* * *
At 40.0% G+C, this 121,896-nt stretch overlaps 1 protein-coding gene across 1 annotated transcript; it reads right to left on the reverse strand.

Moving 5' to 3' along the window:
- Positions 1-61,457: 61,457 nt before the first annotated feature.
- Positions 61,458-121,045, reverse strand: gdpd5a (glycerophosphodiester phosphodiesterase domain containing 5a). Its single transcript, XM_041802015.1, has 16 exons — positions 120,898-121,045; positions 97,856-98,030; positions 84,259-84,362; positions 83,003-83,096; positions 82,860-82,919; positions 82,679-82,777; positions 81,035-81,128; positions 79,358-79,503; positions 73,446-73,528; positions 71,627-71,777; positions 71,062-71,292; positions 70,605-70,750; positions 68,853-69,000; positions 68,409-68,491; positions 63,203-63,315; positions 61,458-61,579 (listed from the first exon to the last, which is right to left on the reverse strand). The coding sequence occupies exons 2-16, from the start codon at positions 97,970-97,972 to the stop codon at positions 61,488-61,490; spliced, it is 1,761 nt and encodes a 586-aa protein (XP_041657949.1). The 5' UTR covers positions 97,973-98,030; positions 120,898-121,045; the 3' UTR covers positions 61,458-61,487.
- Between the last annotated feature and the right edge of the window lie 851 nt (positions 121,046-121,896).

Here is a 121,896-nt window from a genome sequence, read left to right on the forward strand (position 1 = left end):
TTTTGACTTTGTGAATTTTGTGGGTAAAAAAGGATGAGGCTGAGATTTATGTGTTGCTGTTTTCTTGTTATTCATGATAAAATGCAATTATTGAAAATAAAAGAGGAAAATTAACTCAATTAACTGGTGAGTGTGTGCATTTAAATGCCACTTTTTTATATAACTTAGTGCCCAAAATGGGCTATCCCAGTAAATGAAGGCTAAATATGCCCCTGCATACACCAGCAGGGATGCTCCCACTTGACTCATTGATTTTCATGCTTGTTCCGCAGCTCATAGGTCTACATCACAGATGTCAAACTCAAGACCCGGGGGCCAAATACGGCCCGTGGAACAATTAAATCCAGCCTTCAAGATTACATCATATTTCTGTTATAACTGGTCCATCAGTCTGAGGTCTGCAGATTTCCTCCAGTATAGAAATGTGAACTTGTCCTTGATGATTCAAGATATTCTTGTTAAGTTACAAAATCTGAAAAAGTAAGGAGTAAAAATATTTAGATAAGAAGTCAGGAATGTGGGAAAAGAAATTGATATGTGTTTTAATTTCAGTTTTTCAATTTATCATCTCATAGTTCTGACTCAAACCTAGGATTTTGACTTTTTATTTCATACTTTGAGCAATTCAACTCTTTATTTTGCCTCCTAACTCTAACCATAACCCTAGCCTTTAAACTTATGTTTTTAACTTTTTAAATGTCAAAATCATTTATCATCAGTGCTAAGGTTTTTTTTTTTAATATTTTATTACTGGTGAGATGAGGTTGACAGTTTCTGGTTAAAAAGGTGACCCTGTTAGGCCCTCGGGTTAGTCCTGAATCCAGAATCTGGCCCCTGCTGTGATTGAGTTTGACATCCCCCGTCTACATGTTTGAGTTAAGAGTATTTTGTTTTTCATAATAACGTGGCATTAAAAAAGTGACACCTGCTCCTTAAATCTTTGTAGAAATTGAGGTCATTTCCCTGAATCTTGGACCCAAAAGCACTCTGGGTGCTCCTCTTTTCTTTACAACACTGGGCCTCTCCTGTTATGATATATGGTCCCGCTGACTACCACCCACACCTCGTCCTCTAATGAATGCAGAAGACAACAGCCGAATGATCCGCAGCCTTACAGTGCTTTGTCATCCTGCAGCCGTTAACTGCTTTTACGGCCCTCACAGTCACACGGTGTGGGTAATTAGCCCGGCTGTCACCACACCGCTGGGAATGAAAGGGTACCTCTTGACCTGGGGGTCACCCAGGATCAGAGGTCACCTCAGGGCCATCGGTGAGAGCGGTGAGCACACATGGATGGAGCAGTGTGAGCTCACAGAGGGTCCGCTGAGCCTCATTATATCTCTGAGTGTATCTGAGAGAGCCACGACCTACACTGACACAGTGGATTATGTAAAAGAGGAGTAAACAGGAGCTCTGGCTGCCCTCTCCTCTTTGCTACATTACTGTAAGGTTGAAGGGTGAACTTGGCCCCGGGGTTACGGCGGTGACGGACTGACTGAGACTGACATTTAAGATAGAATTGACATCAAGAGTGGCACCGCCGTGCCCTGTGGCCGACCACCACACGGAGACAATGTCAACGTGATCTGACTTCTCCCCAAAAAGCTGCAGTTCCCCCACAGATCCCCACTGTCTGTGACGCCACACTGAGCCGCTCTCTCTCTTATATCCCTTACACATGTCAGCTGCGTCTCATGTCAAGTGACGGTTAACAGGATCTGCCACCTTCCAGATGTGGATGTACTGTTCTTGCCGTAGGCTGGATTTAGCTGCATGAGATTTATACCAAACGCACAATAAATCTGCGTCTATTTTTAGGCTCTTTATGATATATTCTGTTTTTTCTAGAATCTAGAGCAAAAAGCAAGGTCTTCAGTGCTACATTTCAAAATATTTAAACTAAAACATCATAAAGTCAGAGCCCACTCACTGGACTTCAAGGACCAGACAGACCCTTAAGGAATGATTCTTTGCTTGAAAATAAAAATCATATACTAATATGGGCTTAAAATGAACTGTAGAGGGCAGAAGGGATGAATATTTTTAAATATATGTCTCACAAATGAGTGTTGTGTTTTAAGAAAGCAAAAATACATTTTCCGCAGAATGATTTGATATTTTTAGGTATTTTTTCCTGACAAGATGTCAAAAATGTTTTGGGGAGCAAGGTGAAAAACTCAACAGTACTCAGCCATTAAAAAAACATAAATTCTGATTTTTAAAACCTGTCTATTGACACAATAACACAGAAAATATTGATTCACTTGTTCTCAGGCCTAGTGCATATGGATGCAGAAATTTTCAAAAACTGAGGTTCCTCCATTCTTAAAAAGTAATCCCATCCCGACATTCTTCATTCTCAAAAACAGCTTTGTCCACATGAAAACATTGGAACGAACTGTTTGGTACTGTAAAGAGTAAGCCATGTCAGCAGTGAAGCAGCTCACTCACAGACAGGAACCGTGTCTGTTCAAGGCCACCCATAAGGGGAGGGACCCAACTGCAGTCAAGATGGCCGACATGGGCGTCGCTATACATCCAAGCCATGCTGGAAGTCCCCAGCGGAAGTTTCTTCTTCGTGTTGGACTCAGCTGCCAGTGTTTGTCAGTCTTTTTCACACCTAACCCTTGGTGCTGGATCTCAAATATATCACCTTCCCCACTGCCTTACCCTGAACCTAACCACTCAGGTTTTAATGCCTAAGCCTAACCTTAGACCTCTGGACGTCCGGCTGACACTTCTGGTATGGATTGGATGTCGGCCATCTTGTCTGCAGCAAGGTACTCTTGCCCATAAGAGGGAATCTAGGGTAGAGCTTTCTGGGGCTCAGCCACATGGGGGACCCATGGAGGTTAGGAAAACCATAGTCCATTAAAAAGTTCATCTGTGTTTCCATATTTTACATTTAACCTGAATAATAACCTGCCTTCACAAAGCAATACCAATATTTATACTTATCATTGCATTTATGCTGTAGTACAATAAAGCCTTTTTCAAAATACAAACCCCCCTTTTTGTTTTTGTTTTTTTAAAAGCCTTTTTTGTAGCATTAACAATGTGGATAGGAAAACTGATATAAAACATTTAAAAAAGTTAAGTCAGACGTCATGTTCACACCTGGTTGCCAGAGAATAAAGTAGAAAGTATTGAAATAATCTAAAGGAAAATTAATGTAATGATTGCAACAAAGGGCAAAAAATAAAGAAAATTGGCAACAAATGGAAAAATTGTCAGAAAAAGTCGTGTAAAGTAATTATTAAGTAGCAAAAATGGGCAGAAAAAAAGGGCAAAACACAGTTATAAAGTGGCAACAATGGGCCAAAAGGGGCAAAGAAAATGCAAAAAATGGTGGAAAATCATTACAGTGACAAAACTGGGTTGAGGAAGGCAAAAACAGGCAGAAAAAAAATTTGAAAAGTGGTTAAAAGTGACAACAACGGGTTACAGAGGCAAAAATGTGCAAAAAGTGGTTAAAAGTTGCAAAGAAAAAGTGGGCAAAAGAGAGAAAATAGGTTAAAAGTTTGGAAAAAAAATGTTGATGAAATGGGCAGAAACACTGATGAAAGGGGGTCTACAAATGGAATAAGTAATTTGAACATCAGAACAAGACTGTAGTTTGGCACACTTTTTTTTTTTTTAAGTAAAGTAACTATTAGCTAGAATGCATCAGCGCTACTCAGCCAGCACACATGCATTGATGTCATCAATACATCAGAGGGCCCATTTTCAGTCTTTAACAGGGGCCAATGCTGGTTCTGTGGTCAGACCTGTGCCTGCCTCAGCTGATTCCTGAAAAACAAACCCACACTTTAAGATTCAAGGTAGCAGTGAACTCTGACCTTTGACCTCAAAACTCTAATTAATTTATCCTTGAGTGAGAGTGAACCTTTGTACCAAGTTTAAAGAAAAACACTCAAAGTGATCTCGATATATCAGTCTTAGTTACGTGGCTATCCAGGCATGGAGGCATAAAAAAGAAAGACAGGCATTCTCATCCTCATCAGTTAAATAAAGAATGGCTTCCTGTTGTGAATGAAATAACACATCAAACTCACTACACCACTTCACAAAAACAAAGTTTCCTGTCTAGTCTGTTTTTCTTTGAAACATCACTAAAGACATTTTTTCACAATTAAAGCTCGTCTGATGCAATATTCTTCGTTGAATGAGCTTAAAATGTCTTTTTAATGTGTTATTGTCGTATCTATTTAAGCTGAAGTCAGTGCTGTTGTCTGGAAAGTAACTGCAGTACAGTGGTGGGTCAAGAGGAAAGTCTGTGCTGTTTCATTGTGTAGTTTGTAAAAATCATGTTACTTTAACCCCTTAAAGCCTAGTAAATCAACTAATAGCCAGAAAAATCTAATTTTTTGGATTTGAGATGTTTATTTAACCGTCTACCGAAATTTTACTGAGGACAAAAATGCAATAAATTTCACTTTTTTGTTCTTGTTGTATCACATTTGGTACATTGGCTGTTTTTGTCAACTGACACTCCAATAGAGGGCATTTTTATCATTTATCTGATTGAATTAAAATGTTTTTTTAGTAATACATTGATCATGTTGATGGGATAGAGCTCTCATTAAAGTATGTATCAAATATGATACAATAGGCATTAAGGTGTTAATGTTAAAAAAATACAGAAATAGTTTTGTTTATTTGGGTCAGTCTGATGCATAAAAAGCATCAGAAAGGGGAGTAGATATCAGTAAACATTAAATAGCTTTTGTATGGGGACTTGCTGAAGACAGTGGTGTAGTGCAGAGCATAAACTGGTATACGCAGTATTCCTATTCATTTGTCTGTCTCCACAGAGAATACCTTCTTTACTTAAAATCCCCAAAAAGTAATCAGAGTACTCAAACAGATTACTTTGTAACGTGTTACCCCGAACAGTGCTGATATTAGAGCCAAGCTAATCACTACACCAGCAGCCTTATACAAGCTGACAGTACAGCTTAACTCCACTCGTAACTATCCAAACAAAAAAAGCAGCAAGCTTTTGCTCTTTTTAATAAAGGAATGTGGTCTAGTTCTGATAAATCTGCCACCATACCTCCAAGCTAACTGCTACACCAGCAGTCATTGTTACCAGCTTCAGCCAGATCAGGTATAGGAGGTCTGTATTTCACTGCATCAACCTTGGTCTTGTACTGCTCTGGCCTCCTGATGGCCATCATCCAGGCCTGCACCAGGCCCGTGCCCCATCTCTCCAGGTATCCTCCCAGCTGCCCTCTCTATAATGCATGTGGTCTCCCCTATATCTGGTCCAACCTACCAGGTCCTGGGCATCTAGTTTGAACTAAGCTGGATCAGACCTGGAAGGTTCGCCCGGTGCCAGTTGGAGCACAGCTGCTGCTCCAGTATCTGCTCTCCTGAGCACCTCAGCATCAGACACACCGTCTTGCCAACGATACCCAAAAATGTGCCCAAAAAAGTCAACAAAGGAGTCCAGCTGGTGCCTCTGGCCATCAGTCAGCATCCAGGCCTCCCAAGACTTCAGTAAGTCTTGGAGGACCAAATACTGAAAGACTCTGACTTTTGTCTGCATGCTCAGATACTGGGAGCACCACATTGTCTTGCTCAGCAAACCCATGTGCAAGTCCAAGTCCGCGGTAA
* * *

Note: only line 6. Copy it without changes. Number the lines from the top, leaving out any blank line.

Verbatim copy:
Here is a 121,896-nt window from a genome sequence, read left to right on the forward strand (position 1 = left end):